There’s been a lot about patent trolls in the news, said Gipson, who prefers to refer to them as a “non-practicing entity” or NPE. That means they are owners of a patent who do not actually make or sell the product covered by the patent. However, if the NPE owner of a legitimate patent wants to make money licensing it to others who would make money from that product, one may argue that is a proper business strategy.
When asked if there are any regions in the United States where there is more patent litigation than others, Gipson said yes.
“There are a ton — thousands — of cases pending in the Eastern District of Texas,” he said, and many times neither the plaintiff nor the defendant resides in Texas. It is sufficient if the product is sold in Texas.
“A lot of the NPEs would file down in the Eastern District of Texas,” he said, because local court rules there make it “very friendly” to the patent owners.
Other federal court districts, particularly in Virginia, are popular for patent infringement filings because they have “rocket dockets,” meaning the courts handle them quickly, according to Gipson. Obviously, if a company is losing money to a patent infringer, it wants it stopped as soon as possible.
The Consumer Electronics Association, with members representing such well-known corporations as Samsung, IBM and 20th Century Fox, recently published an opinion piece by Lee Cheng, chief legal officer at Newegg.com. Newegg is an online retailer of electronic products — a service provider, not a manufacturer, he noted. Several years ago, Newegg began to be sued by entities claiming they owned the rights to patents “on obvious, Web-ubiquitous functionalities like an online shopping cart, or a drop-down menu, or a search box. I thought they were joking. Unfortunately, the trolls were not joking.”
Newegg, said Cheng, decided not to settle with the patent trolls and has fought two cases to verdicts in their favor in the Eastern District of Texas. Since 2006, Newegg has not lost any cases after appeal.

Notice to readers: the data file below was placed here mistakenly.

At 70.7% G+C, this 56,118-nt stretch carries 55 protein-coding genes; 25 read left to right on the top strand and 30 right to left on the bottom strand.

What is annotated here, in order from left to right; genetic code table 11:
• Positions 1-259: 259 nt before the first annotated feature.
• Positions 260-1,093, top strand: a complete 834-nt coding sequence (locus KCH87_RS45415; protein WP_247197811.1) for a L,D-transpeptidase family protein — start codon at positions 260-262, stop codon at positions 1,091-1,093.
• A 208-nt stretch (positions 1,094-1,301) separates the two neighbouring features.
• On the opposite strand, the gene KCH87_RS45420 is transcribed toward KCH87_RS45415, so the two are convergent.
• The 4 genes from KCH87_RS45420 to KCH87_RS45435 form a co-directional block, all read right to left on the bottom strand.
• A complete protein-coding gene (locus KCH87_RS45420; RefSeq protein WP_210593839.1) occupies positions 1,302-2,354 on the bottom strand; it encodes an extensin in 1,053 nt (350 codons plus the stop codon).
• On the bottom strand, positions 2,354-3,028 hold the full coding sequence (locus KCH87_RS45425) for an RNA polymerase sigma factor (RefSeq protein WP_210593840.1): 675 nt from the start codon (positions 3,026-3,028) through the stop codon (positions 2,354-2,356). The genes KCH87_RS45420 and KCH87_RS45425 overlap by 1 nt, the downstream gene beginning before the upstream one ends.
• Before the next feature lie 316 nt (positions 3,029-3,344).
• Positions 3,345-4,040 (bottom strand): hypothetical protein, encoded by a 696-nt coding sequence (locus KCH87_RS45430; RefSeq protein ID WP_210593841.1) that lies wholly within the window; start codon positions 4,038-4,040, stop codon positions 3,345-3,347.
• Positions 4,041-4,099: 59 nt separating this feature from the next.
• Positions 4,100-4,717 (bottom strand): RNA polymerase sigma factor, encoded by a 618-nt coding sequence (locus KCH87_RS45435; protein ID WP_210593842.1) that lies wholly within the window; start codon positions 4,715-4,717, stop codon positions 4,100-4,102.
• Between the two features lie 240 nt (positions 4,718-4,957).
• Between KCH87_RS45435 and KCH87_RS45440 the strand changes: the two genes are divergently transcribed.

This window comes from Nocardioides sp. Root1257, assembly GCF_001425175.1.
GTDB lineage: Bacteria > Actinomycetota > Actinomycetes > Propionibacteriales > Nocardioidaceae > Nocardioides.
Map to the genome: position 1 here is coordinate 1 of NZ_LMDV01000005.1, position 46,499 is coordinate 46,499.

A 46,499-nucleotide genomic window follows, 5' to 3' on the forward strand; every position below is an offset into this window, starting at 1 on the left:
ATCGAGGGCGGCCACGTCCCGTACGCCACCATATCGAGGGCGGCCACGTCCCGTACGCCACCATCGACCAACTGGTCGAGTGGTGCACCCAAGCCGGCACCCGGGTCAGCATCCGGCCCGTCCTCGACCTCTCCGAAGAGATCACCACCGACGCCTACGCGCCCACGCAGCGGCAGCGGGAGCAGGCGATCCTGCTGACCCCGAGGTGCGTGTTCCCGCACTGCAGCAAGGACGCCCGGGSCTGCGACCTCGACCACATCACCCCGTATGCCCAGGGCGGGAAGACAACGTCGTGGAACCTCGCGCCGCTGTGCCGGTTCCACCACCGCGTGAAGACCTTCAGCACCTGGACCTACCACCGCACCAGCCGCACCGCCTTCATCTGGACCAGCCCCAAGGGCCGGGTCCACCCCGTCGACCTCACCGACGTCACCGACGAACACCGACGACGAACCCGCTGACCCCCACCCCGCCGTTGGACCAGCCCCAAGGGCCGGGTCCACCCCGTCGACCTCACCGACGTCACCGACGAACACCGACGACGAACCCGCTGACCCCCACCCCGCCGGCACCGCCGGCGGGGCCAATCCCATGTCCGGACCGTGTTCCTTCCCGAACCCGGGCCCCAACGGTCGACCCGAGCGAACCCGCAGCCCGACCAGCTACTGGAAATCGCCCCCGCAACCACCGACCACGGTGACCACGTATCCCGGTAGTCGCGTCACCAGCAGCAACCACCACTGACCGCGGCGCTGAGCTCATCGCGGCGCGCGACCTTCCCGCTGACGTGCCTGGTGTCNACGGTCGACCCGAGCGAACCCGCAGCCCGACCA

Cheng said patent trolling costs American businesses roughly $30 billion to $80 billion per year, and exacts a tax on every person who uses intellectual property.
Gipson has advice for both those being sued for patent infringement, or for patent owners planning to bring suit.
For the patent owner, Gipson would mention there is a chance the accused infringer is going to file for enter review “and you’re going to end up for the next year in front of the Patent Trial and Appeal Board, talking about the validity of the patent.”
For entities accused of infringement, Gipson said he would urge they strongly consider going to the Patent Office to challenge the validity of the patent, while also weighing the risks involved. The accused infringer must also be able to present published material (“prior art,” in legal terms), which demonstrates that the patented feature was actually in commercial use prior to the issuance of the patent in question. Publicly published material can range from magazine articles to product catalogues.
Gipson did just that last year, when his client had an ex parte reexamination of a design patent pertaining to a motorcycle carburetor. Gipson had an actual carburetor that could have been used as prior art in a federal court room, but the Patent Office will only consider published material, so he successfully produced catalogues that showed various views of the carburetor. Gipson’s client won, and the patent was declared invalid.